Shooter
Shooter

 …and that other genre of game that used to dominate the eight and sixteen bit consoles, the action platform game, has been pretty thin of late. When these games are done right, they’re awesome exercises in timing, memorization, execution and skill. Then you finish it and realize there’s a whole other way to play that raises the challenge. Get through without continuing. Finish without a single death. Take on all the bosses and win with only the Mega Buster. It’s all there, and provides hours of pure gaming entertainment. Sure, there’s a story there, some flava if you will, but that’s just to help you separate Mega Man 9 from what came before when you’re making that first run through. After you’ve finished, you remember these games for their mechanics, for that time you beat the boss with one sliver of life left or figured out the pattern of Splash Woman on the first try and survived.

It’s what gaming used to be, not really what it’s become, and it makes me happy to have a chance to play something new in this “ancient” style. For today’s kids, it’s like walking down the street and being able to meet an Egyptian for the first time and have a nice first hand conversation with them about their period in time. I hope it starts a bit of a trend, though I know that’s just wishful thinking. I’m certainly going to enjoy every last second of it regardless of the future though, and I hope you now understand why.


Senior Moment

September 20, 2008

So apparently when I post here, people actually read and comment on the entries. Who knew?!

Thanks for dropping by here even though I’m about as regular as the very intermittent rain we’ve had for the last couple months here in PA. It’s dry out there. Thankfully it’s come after the growing season. Not that this is the Farmer’s Almanac or anything of the sort, but I thought it was noticeably wet this summer and crop growing was better than I recall it being for a few years now.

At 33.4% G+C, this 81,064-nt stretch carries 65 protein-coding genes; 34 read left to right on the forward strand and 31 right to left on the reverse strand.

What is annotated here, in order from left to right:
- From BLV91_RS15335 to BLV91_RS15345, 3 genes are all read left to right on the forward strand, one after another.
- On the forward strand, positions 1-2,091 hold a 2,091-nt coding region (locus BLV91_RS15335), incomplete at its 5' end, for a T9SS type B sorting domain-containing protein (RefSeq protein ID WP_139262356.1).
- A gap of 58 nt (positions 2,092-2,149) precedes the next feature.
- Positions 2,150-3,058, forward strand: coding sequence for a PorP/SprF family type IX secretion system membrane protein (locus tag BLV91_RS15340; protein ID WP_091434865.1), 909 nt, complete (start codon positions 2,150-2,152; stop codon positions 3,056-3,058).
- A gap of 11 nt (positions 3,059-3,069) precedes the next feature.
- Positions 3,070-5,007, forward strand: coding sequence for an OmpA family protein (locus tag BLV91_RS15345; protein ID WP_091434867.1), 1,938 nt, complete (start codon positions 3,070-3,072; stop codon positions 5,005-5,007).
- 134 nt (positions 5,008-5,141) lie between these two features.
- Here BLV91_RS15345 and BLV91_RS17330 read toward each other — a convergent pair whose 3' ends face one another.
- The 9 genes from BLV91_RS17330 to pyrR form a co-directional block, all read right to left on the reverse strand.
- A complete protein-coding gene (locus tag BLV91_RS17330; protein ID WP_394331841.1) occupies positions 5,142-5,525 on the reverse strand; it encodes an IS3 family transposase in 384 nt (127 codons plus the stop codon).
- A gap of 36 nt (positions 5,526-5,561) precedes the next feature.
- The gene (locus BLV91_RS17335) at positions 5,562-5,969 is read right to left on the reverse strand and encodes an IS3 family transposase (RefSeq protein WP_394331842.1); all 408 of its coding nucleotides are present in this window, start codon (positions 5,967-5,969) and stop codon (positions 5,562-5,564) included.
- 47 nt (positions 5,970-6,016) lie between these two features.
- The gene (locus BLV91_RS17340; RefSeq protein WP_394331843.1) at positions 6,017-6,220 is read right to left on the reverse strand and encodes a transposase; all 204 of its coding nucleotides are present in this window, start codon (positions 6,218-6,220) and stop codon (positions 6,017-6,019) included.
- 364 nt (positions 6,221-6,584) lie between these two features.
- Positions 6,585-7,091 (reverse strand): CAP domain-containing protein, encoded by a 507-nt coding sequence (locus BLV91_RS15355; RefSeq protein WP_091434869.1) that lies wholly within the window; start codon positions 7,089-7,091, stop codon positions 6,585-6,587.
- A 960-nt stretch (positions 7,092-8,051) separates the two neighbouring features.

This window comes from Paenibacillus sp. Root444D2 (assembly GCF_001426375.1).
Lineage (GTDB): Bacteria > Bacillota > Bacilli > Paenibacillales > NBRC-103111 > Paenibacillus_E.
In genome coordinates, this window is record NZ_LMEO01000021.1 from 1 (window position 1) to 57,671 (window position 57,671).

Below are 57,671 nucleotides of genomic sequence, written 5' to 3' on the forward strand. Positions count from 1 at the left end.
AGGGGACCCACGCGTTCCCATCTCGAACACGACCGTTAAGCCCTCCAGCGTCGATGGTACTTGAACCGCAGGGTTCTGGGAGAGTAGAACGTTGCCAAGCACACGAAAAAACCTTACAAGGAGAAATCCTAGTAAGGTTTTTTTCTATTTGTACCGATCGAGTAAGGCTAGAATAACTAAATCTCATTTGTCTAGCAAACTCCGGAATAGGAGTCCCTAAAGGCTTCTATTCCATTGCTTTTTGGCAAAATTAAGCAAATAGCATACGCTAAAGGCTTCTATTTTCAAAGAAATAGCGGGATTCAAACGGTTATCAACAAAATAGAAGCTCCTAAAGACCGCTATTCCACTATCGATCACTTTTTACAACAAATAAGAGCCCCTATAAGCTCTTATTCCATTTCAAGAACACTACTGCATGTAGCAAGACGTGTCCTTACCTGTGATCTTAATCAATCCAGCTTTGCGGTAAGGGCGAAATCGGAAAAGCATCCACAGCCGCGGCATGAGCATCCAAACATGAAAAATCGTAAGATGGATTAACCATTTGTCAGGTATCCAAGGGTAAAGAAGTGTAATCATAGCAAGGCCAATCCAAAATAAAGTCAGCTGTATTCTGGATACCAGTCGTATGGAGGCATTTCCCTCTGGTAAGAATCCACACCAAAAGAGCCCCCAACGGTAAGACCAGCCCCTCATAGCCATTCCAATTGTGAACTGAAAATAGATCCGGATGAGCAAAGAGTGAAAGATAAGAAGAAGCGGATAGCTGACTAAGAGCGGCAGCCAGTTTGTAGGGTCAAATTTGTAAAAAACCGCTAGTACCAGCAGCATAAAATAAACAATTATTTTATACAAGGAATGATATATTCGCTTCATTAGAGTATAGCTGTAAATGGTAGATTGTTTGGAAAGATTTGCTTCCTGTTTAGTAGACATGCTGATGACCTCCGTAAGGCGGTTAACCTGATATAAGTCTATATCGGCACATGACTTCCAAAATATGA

WTF am I on about? I honestly don’t know…

To add to the crazy, my wife’s having Senior Sunday here at the house tomorrow. No, I won’t have a bunch of old couples hanging out. It’s actually the seniors from her varsity girls field hockey team coming over for dinner (she’s the coach). This house is typically ruled by the testosterone of four boys ages 8 to 36 but tomorrow, we will be outnumbered by estrogen producers in our own home for the first time evar! I’m rarely at a loss for words, but this is one of those times. I have no idea what to expect from this event. More to follow…

Game related stuff? Oh yeah, that’s usually what people come for, isn’t it? How about for a change of pace there, I point you to articles and interviews worth reading?

First up is the superb Peter Moore interview at The Guardian. That’s just part one. Look for parts two through five on the site. He confirms a lot of things I was often saying Microsoft was up to during the last eight years. I like Moore because he’s a former SEGA guy and clearly has a common sense approach to his job. He’s also got personality, something this industry could use a lot more of at the top levels.